✉ The industrial unit beside the mosque, somewhat unexpectedly, houses a professional organ builder. Not the church kind but the fairground type,with pipes on bellows behind a brightly painted front. Two are in situ up front, all painted ribbons and gold trim, one with a central figurine ready to conduct. Alongside is a naked machine in need of further repair, but in full enough fettle to give an enrapturing performance. Kevin the boss stands alongside watching a concertina of yellow card feed through a wooden reader and stack neatly on the floor. The business still employs six people, a lot of the demand coming from Germany and the Low Countries. Up on the mezzanine is the music marking department, where three desks are still used for churning out perforated cardboard by hand. The apprentice, who can't be much over 20, explains how he translates sheet music into ruled lines on a strip of brown paper which, once tested, is used to punch tunes which might last for 100 years. Forget digital, he says, this is essentially computer programming anyway. A pattern library of hole-punched music fills the adjacent shelf - "If You Knew Suzie", "Land of Hope & Glory", "Popsy Wopsy", "I'm Happy When I'm Hiking" - and thousands more folded tunes are stored safely in the unit alongside.
✉ "And this was where they kept the hearses. We thought it'd make a nice museum." And they were right. For their latest exhibition, the Friends of Chesham Cemetery's archivist has unearthed an interesting selection of interred souls with a connection to the medical world, ranging from nurses to surgeons. Their stories are told on individual laminated sheets. The next exhibition, on local sportsmen, awaits in a folder on the table. There are, it transpires, no local sportswomen. Alas St Mary's chapel can't be opened because it is technically unsafe. Instead I climb the footpath to the top of the cemetery, where the town reveals itself spread out across the valley below, and find a bench to sit on. The red kites swooping nonchalantly overhead are an astonishing sight, sometimes half a dozen in number, the steepness of the contours encouraging them to glide only a handful of metres above the upper slopes. Somewhere in the distance a fairground organ strikes up.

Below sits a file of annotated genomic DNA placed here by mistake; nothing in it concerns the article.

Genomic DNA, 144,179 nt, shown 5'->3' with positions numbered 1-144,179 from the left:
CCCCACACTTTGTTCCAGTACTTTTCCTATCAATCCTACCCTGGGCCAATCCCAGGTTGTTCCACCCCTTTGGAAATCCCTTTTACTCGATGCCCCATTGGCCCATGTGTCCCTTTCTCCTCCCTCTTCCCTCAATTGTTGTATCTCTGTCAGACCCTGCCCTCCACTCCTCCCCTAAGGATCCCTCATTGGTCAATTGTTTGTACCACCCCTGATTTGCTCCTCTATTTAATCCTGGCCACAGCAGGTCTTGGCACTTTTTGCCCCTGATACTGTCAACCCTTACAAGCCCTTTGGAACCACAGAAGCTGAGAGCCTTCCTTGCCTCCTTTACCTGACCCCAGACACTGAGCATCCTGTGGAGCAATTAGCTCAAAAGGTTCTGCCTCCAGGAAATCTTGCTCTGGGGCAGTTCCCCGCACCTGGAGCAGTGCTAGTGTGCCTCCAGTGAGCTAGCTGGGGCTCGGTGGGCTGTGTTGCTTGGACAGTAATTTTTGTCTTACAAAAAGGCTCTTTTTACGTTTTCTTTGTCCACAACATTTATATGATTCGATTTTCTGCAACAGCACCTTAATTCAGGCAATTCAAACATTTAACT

✉ "I like your mural." The churchwarden takes this as a cue to latch onto me and show me round for ten minutes, for there is much to see. The mural is a 1970s take on Holy Week, the individual scenes envisioned in modern dress like an action comic, and the central hill undeniably the Chilterns near Princes Risborough. Although the building is properly old, we spend most of our time discussing the 1999 reordering and how they transformed the parish church into a flexible function space. All the pews went, the organ was shifted, a kitchen magically appeared in one corner and there's now underfloor heating. Most modern of all a screen now descends in front of the chancel on which the vicar shows slides during sermons, and all the words of all the hymns appear karaoke-style, which has allowed them to dispose of all their hymn books, Having well-to-do parishioners clearly helps, but St Mary's is a model for how a church can survive, thriving, into a new century.